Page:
SAN FRANCISCO -- On Monday, the Rockies replaced years of experience closing games with, well, closing know-how.
Manager Walt Weiss replaced LaTroy Hawkins, who blew two of three closing chances, with righty Rafael Betancourt, the Rockies' closer from late 2011 until he suffered an elbow injury in August 2013. Betancourt confirmed the decision by striking out two in an efficient ninth inning for his first save in nearly 20 months in a 2-0 defeat of the defending World Series champion Giants in their home opener.
Betancourt's last save was Aug. 20, 2013, at Philadelphia. He blew the next two chances. The second, on Aug. 22, was his last before needing a Tommy John operation on Sept. 17, 2013 -- one his father famously snapped pictures of and tweeted. On Monday, social media buzzed about Betancourt's 75th career save.
"All the work I did last year and at the beginning of this year, all of Spring Training, was to make this team and be here with the guys," said Betancourt, who turns 40 on April 29. "Saves were going to come. I don't really worry about that."
Weiss said he could match up with several different relievers. Righty Adam Ottavino, with seven strikeouts among the 16 hitters he has faced, is a candidate. Former Brewers and Indians closer John Axford also is an option. But Axford is on family leave as his 2 1/2-year-old son undergoes medical procedures and recovers from being bitten by a rattlesnake in Arizona during Spring Training.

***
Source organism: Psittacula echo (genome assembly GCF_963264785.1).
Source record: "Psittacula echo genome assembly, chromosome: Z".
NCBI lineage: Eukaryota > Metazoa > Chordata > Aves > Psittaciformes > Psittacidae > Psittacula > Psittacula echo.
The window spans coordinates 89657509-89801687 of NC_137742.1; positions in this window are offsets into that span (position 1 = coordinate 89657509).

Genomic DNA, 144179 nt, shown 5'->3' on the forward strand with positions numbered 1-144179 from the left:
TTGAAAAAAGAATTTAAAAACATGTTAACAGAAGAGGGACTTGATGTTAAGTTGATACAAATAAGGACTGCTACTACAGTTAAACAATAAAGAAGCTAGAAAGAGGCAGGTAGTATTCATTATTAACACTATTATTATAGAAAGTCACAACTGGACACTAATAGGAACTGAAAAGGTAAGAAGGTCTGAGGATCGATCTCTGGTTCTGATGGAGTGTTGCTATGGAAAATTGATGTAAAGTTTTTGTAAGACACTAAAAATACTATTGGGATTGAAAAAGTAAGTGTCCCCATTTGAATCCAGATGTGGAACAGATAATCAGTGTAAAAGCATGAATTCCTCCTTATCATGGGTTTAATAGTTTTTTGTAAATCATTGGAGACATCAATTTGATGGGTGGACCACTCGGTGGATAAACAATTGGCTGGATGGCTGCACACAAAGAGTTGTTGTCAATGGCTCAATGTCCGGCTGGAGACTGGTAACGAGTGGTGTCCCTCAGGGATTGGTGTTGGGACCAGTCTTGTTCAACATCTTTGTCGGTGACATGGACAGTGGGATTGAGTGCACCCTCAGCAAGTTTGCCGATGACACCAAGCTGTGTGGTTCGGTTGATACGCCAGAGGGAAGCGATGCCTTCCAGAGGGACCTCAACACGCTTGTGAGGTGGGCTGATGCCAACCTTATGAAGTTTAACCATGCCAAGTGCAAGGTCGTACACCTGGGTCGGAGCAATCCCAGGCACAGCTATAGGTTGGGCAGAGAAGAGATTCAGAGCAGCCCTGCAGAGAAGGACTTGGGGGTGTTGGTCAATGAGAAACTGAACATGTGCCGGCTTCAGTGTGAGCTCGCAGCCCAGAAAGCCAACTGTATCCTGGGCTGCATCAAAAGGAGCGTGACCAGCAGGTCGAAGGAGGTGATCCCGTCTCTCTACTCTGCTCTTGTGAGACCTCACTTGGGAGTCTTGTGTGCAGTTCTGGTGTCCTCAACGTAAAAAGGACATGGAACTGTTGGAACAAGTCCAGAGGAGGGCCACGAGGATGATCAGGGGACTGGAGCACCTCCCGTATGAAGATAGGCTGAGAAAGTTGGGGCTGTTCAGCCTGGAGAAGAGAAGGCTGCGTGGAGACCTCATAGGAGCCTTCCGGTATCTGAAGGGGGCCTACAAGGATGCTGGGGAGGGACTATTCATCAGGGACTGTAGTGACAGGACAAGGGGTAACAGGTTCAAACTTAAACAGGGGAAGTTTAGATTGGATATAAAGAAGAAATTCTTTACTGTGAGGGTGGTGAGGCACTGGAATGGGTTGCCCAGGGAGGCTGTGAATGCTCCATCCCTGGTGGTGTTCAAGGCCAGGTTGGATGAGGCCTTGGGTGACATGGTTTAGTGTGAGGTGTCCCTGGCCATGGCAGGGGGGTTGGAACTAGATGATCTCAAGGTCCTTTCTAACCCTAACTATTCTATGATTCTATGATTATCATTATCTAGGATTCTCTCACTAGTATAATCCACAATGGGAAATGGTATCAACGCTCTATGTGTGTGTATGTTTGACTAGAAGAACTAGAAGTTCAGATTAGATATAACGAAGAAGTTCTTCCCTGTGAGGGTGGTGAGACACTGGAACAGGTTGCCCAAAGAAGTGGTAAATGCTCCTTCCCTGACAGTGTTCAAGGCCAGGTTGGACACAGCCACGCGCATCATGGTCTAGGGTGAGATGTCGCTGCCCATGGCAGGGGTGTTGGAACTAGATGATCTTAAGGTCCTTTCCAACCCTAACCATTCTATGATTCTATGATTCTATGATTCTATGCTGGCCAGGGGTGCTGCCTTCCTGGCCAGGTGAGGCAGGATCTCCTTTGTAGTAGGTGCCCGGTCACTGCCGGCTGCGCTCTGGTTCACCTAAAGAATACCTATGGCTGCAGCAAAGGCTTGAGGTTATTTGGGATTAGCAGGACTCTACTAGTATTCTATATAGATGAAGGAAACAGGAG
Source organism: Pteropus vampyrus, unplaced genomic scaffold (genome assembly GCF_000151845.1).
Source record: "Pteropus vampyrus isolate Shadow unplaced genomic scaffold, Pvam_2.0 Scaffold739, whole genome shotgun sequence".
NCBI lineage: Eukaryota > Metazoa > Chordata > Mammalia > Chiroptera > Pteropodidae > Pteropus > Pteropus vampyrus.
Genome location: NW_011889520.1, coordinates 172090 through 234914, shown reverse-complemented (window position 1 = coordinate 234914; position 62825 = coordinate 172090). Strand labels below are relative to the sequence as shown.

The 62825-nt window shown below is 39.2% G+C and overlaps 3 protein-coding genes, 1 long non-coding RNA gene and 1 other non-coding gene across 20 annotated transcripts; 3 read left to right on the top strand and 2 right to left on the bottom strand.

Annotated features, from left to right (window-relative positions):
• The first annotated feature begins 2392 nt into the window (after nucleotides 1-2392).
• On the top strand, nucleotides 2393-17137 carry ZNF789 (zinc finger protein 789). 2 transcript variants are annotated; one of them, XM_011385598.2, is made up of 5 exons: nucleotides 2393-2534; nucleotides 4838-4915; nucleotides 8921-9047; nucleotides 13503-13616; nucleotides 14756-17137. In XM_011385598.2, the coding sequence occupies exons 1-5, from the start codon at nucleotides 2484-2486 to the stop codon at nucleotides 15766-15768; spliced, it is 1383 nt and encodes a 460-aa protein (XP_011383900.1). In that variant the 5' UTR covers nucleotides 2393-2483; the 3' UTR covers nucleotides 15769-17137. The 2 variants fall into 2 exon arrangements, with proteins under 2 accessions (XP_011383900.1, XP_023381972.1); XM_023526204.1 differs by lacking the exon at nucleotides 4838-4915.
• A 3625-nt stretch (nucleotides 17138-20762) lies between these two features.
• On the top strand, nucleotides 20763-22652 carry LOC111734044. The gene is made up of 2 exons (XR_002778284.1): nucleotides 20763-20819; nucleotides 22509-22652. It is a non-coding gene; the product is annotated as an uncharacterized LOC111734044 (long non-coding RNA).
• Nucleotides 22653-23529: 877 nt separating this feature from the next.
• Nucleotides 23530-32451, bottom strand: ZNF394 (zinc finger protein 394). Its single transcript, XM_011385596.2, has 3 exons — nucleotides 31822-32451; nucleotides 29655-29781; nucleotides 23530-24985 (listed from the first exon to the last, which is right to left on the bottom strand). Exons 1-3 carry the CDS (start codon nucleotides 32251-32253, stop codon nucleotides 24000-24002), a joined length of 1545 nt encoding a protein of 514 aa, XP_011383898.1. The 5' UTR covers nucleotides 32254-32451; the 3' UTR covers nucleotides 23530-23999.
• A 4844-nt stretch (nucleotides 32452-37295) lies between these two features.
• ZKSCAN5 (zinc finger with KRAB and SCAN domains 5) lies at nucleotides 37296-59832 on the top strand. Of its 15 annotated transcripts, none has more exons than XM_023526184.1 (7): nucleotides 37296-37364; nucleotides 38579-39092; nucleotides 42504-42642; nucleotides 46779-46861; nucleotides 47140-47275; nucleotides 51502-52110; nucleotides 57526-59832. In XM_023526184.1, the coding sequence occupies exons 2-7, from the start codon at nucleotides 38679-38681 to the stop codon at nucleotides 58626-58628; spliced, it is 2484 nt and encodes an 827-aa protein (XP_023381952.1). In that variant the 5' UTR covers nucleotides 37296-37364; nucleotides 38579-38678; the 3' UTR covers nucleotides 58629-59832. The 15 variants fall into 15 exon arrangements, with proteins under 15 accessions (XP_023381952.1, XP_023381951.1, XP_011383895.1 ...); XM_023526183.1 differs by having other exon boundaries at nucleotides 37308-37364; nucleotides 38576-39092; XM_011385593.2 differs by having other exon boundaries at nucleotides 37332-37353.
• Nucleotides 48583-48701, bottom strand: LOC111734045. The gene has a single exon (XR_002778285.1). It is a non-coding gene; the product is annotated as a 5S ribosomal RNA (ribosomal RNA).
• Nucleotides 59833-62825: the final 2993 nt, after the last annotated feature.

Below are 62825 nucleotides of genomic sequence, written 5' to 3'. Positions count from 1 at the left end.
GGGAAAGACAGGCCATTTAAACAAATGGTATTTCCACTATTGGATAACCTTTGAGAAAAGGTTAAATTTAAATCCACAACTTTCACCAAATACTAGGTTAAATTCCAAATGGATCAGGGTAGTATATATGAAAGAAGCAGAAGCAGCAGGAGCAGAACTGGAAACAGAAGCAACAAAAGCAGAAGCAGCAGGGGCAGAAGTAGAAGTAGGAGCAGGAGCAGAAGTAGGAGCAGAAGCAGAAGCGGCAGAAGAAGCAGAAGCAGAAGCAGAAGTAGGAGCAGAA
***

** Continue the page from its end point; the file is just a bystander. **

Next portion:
"I'm not ready to declare a closer," Weiss said. "We have multiple pieces that have pitched late in games in this league and closed games in this league. It's a nice problem to have."
But Betancourt was more than good enough Monday.
The difference between Betancourt pre- and post-surgery is the changeup he developed during his 14 Minor League injury rehab appearances last year. It replaced the slider that brought so much pain. He fanned lefty hitters Nori Aoki and Joe Panik with pitches that dropped below the bat.
The day started with Weiss informing Hawkins, at 42 the Majors' oldest player, that he would not be closing "for the time being."
Hawkins yielded a walk, a wild pitch, an RBI single and Dexter Fowler's two-run homer in the ninth in Sunday's 6-5 home loss to the Cubs. His other blown save came in Milwaukee on Wednesday, but the Rockies won, 5-4, in 10 innings and Hawkins received the decision. Now, however, he will pitch earlier in games. He warmed up in the seventh Monday.
"We had that conversation today, and he's a pro," Weiss said.
Hawkins, in what he has said is his final Major League season, has maintained mid-90s fastball velocity but late in Spring Training struggled with poor location. He understood the move.
"My stuff is there; I'm just making some not-so-good pitches and they're getting hit," Hawkins said. "I'm falling behind in the count. It's a recipe for disaster.
"It's nothing I haven't been through before. I've risen back to the top."